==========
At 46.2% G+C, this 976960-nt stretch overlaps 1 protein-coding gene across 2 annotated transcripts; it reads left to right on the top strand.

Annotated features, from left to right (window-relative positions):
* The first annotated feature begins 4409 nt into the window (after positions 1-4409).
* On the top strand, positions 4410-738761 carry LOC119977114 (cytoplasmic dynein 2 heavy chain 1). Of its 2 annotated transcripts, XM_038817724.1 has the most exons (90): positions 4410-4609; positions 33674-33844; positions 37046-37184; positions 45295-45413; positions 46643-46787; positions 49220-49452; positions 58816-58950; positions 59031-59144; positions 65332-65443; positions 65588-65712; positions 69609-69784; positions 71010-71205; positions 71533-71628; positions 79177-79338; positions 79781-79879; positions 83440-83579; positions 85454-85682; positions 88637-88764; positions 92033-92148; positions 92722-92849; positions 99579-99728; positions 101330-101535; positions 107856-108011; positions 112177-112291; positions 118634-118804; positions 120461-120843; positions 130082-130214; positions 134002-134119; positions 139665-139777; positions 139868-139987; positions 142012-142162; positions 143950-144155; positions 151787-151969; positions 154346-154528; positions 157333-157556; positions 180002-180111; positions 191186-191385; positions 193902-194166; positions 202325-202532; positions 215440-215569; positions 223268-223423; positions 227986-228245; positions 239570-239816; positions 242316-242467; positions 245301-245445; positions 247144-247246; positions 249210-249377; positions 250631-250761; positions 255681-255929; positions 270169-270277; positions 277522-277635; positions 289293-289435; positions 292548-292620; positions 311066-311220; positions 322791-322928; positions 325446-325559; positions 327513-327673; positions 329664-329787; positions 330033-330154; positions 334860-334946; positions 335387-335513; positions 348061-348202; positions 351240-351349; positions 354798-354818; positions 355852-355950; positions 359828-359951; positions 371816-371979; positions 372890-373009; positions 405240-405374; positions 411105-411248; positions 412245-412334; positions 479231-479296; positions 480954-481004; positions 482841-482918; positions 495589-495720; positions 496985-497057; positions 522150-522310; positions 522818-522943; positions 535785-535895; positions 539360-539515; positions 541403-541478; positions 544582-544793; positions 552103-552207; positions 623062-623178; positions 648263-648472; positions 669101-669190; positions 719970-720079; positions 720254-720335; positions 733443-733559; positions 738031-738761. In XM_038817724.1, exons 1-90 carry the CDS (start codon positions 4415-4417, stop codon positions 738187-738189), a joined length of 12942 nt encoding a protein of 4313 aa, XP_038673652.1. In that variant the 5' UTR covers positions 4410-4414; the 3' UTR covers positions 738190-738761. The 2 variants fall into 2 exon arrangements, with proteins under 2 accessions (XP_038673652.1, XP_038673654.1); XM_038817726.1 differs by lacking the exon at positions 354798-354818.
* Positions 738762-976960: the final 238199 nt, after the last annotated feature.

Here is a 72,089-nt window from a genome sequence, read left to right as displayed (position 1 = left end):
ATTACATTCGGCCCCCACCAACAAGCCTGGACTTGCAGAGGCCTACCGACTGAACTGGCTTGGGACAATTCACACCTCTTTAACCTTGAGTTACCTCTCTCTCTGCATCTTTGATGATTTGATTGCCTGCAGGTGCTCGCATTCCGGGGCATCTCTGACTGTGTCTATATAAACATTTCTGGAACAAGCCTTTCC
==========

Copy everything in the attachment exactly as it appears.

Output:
At 46.2% G+C, this 976960-nt stretch overlaps 1 protein-coding gene across 2 annotated transcripts; it reads left to right on the top strand.

Annotated features, from left to right (window-relative positions):
* The first annotated feature begins 4409 nt into the window (after positions 1-4409).
* On the top strand, positions 4410-738761 carry LOC119977114 (cytoplasmic dynein 2 heavy chain 1). Of its 2 annotated transcripts, XM_038817724.1 has the most exons (90): positions 4410-4609; positions 33674-33844; positions 37046-37184; positions 45295-45413; positions 46643-46787; positions 49220-49452; positions 58816-58950; positions 59031-59144; positions 65332-65443; positions 65588-65712; positions 69609-69784; positions 71010-71205; positions 71533-71628; positions 79177-79338; positions 79781-79879; positions 83440-83579; positions 85454-85682; positions 88637-88764; positions 92033-92148; positions 92722-92849; positions 99579-99728; positions 101330-101535; positions 107856-108011; positions 112177-112291; positions 118634-118804; positions 120461-120843; positions 130082-130214; positions 134002-134119; positions 139665-139777; positions 139868-139987; positions 142012-142162; positions 143950-144155; positions 151787-151969; positions 154346-154528; positions 157333-157556; positions 180002-180111; positions 191186-191385; positions 193902-194166; positions 202325-202532; positions 215440-215569; positions 223268-223423; positions 227986-228245; positions 239570-239816; positions 242316-242467; positions 245301-245445; positions 247144-247246; positions 249210-249377; positions 250631-250761; positions 255681-255929; positions 270169-270277; positions 277522-277635; positions 289293-289435; positions 292548-292620; positions 311066-311220; positions 322791-322928; positions 325446-325559; positions 327513-327673; positions 329664-329787; positions 330033-330154; positions 334860-334946; positions 335387-335513; positions 348061-348202; positions 351240-351349; positions 354798-354818; positions 355852-355950; positions 359828-359951; positions 371816-371979; positions 372890-373009; positions 405240-405374; positions 411105-411248; positions 412245-412334; positions 479231-479296; positions 480954-481004; positions 482841-482918; positions 495589-495720; positions 496985-497057; positions 522150-522310; positions 522818-522943; positions 535785-535895; positions 539360-539515; positions 541403-541478; positions 544582-544793; positions 552103-552207; positions 623062-623178; positions 648263-648472; positions 669101-669190; positions 719970-720079; positions 720254-720335; positions 733443-733559; positions 738031-738761. In XM_038817724.1, exons 1-90 carry the CDS (start codon positions 4415-4417, stop codon positions 738187-738189), a joined length of 12942 nt encoding a protein of 4313 aa, XP_038673652.1. In that variant the 5' UTR covers positions 4410-4414; the 3' UTR covers positions 738190-738761. The 2 variants fall into 2 exon arrangements, with proteins under 2 accessions (XP_038673652.1, XP_038673654.1); XM_038817726.1 differs by lacking the exon at positions 354798-354818.
* Positions 738762-976960: the final 238199 nt, after the last annotated feature.

Here is a 72,089-nt window from a genome sequence, read left to right as displayed (position 1 = left end):
ATTACATTCGGCCCCCACCAACAAGCCTGGACTTGCAGAGGCCTACCGACTGAACTGGCTTGGGACAATTCACACCTCTTTAACCTTGAGTTACCTCTCTCTCTGCATCTTTGATGATTTGATTGCCTGCAGGTGCTCGCATTCCGGGGCATCTCTGACTGTGTCTATATAAACATTTCTGGAACAAGCCTTTCC